Iotop is a tool that complements top. Whereas top monitors CPU load, iotop monitors input and output (I/O). Iotop provides information regarding the total disk read and write bandwidth in use, the read and write bandwidth consumed by each process and the swap activity per process. By default, it presents active processes in an ordered list by I/O usage. Alternatively, iotop can track accumulated read, write, and swap bandwidth used. In either mode, it can help identify processes that are not stressing the CPU but are nonetheless creating a performance bottleneck by driving a high level of I/O activity. The present tutorial describes how to install and use iotop on an Ubuntu 14.04 server.
In order to install iotop from the official repositories, you must run the following command:
apt-get update && apt-get install iotop
Now that the installation is finished, we can now explore Iotop features.
Explore the Features of Iotop
A few simple commands are all that you need to learn to take advantage of the full range of capabilities built into iotop.
Our first test will be to run it without any options turned on.
You will see a list of processes running on your server. Unless you were deliberately running a process that demands a lot of I/O bandwidth, your output probably indicates the server’s hard drive and swap space was largely idle, much like the example here:
Any process that is consuming a lot of I/O resources immediately gets placed at the top of the list. In this mode, iotop provides a continuous update of the instantaneous I/O bandwidth consumed by each process.
The SwapIn column in iotop provides data regarding the swap activity per process. Along with the read and write columns, iotop thereby provides a full accounting of all I/O activity on the server each time it samples the system.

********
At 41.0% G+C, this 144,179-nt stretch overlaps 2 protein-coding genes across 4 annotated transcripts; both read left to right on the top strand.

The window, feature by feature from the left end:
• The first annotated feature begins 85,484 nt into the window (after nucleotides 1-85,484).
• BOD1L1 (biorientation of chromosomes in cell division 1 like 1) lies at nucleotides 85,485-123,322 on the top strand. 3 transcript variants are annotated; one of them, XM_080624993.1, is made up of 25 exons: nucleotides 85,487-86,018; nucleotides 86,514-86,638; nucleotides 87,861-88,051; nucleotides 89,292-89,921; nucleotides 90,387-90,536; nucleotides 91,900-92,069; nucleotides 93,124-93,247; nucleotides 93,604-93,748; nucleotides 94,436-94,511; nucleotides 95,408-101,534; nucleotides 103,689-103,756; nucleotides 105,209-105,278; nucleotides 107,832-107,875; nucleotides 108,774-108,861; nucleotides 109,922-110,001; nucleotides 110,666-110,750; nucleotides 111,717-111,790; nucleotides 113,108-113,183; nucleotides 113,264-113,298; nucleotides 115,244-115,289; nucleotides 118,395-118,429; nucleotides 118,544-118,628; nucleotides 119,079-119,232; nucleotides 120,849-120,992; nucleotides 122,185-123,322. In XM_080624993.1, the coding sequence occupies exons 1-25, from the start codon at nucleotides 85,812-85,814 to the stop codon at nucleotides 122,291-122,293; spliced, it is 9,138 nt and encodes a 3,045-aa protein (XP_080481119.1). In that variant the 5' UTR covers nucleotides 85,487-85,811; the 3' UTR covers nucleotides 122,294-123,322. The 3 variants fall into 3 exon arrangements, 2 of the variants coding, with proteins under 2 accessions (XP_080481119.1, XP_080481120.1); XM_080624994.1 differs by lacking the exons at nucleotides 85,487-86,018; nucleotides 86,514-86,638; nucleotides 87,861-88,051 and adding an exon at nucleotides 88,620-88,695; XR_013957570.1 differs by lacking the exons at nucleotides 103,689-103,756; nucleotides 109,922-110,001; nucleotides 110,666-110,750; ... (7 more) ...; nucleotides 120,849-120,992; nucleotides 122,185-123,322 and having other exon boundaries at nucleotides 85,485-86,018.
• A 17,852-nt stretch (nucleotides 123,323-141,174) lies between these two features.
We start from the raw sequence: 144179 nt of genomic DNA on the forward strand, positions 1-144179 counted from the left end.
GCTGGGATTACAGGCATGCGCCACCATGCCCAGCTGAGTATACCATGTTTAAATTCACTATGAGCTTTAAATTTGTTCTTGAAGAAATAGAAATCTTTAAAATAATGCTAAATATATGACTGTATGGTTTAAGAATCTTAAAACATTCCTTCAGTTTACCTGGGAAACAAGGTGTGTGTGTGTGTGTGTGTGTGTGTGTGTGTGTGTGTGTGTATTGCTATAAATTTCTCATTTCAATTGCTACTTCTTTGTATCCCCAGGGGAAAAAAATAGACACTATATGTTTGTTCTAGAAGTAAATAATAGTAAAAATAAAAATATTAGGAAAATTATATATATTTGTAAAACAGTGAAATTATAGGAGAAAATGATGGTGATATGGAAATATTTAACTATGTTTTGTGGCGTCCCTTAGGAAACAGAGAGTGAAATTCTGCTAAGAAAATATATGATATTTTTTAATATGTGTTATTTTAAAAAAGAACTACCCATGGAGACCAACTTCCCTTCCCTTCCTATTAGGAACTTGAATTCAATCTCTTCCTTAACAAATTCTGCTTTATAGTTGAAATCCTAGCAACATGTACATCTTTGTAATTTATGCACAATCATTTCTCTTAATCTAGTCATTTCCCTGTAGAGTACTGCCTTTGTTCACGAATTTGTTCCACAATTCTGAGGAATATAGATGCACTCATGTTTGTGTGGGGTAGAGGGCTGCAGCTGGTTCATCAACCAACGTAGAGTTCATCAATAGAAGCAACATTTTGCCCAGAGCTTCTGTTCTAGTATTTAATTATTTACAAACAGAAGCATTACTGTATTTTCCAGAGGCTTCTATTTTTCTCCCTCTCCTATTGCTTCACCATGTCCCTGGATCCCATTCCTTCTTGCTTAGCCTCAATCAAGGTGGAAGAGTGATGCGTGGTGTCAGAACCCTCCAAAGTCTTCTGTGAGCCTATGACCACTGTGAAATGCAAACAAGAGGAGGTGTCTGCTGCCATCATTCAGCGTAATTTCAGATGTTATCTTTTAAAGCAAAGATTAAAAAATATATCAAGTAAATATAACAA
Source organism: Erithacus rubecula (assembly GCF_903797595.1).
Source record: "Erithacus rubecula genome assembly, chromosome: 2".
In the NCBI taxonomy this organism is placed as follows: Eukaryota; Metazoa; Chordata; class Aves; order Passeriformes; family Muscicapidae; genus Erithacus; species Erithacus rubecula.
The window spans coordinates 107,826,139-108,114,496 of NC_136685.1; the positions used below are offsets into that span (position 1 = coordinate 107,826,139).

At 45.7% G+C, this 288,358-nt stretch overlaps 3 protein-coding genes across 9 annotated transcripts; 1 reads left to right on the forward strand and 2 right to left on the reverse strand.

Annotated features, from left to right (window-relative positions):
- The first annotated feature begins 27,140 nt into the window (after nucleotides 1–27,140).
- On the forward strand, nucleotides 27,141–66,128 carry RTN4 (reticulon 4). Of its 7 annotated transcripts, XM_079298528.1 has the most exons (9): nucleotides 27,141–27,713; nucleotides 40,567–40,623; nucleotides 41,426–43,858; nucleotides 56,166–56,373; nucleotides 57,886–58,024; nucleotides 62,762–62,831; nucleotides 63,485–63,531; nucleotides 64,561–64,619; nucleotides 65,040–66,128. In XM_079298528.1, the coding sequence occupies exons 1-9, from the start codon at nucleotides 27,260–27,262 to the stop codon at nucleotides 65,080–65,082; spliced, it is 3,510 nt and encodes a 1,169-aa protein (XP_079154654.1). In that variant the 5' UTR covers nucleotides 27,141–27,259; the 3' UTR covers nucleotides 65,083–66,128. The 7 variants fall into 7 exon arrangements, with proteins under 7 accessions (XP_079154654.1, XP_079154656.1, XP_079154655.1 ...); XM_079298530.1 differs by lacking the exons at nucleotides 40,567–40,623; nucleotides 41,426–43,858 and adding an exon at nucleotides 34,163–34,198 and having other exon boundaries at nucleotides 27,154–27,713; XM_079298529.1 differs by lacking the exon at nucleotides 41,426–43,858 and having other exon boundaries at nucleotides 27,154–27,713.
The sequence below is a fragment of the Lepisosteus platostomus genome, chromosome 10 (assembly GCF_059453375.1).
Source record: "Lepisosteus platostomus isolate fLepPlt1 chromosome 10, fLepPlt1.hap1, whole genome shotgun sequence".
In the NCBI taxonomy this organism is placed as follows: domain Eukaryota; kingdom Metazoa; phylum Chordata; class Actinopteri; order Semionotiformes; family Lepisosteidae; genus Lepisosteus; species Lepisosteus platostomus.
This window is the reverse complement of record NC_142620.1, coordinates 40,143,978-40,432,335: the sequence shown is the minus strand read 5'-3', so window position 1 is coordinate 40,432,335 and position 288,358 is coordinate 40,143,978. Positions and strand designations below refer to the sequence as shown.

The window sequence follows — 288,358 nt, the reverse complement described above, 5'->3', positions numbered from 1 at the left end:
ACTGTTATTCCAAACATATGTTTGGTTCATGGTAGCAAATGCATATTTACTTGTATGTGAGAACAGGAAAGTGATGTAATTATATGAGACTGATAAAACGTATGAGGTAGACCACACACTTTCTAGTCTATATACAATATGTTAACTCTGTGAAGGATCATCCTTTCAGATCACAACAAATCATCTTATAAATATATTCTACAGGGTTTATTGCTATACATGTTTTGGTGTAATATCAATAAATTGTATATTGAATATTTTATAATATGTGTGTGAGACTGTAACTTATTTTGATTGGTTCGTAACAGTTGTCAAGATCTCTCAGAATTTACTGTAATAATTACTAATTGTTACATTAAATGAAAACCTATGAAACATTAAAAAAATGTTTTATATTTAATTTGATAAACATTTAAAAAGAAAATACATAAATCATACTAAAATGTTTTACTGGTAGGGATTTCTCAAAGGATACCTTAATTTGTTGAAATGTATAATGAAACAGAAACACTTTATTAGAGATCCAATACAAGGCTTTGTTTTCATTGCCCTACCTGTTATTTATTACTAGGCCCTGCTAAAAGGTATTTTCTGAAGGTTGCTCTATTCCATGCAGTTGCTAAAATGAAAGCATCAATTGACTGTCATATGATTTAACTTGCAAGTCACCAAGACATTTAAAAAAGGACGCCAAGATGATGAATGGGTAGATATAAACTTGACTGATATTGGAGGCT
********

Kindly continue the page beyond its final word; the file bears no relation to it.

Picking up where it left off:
The command options provide the means for more precisely controlling the information it collects and displays. For instance, if you are interested in checking the accumulated disk usage data by process and thread since iotop was initiated, this command will get you what you want:
root@iotop:~# iotop -btoqq --iter=1
17:53:54 Total DISK READ : 0.00 B/s | Total DISK WRITE : 0.00 B/s
17:53:54 Actual DISK READ: 0.00 B/s | Actual DISK WRITE: 0.00 B/s
This mode allows you to easily compare the IO% value of each of the most demanding active processes and threads with the total amount of read and write activity on the disk to determine the I/O bandwidth each process is consuming over whatever time interval you choose to sample. The larger the number of iterations you set the longer the time interval the final output will represent. This command also tells iotop to ignore applications that are not consuming significant I/O resources.
If an application’s I/O demands increase above the minimum threshold during the time iotop is sampling you will see its process in the output.
root@iotop:~# iotop -btoqq --iter=5
17:55:00 Total DISK READ : 0.00 B/s | Total DISK WRITE : 0.00 B/s